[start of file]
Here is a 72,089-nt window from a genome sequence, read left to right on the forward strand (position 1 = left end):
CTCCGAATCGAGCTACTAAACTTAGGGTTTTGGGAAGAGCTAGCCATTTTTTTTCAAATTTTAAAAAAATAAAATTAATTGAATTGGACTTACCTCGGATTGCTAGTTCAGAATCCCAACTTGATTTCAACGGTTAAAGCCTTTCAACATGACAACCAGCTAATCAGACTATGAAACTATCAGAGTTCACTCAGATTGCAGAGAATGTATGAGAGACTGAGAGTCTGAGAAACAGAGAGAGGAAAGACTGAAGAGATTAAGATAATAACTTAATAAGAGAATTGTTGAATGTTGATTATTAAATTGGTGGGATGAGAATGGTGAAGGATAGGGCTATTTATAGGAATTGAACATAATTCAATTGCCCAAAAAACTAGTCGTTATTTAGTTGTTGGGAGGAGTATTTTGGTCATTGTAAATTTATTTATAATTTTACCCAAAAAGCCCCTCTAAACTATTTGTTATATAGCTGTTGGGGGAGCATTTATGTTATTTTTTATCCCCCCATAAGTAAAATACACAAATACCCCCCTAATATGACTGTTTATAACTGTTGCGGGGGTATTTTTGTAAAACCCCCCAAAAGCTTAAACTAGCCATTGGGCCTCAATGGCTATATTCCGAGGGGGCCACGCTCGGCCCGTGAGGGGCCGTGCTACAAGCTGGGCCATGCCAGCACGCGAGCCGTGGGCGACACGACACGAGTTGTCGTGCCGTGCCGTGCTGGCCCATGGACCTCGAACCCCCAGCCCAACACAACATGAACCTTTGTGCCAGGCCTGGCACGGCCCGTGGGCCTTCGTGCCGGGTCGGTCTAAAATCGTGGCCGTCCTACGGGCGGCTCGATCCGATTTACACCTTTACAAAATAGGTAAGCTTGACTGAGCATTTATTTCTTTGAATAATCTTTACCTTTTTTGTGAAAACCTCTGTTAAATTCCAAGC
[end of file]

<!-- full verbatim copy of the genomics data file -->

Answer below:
Here is a 72,089-nt window from a genome sequence, read left to right on the forward strand (position 1 = left end):
CTCCGAATCGAGCTACTAAACTTAGGGTTTTGGGAAGAGCTAGCCATTTTTTTTCAAATTTTAAAAAAATAAAATTAATTGAATTGGACTTACCTCGGATTGCTAGTTCAGAATCCCAACTTGATTTCAACGGTTAAAGCCTTTCAACATGACAACCAGCTAATCAGACTATGAAACTATCAGAGTTCACTCAGATTGCAGAGAATGTATGAGAGACTGAGAGTCTGAGAAACAGAGAGAGGAAAGACTGAAGAGATTAAGATAATAACTTAATAAGAGAATTGTTGAATGTTGATTATTAAATTGGTGGGATGAGAATGGTGAAGGATAGGGCTATTTATAGGAATTGAACATAATTCAATTGCCCAAAAAACTAGTCGTTATTTAGTTGTTGGGAGGAGTATTTTGGTCATTGTAAATTTATTTATAATTTTACCCAAAAAGCCCCTCTAAACTATTTGTTATATAGCTGTTGGGGGAGCATTTATGTTATTTTTTATCCCCCCATAAGTAAAATACACAAATACCCCCCTAATATGACTGTTTATAACTGTTGCGGGGGTATTTTTGTAAAACCCCCCAAAAGCTTAAACTAGCCATTGGGCCTCAATGGCTATATTCCGAGGGGGCCACGCTCGGCCCGTGAGGGGCCGTGCTACAAGCTGGGCCATGCCAGCACGCGAGCCGTGGGCGACACGACACGAGTTGTCGTGCCGTGCCGTGCTGGCCCATGGACCTCGAACCCCCAGCCCAACACAACATGAACCTTTGTGCCAGGCCTGGCACGGCCCGTGGGCCTTCGTGCCGGGTCGGTCTAAAATCGTGGCCGTCCTACGGGCGGCTCGATCCGATTTACACCTTTACAAAATAGGTAAGCTTGACTGAGCATTTATTTCTTTGAATAATCTTTACCTTTTTTGTGAAAACCTCTGTTAAATTCCAAGC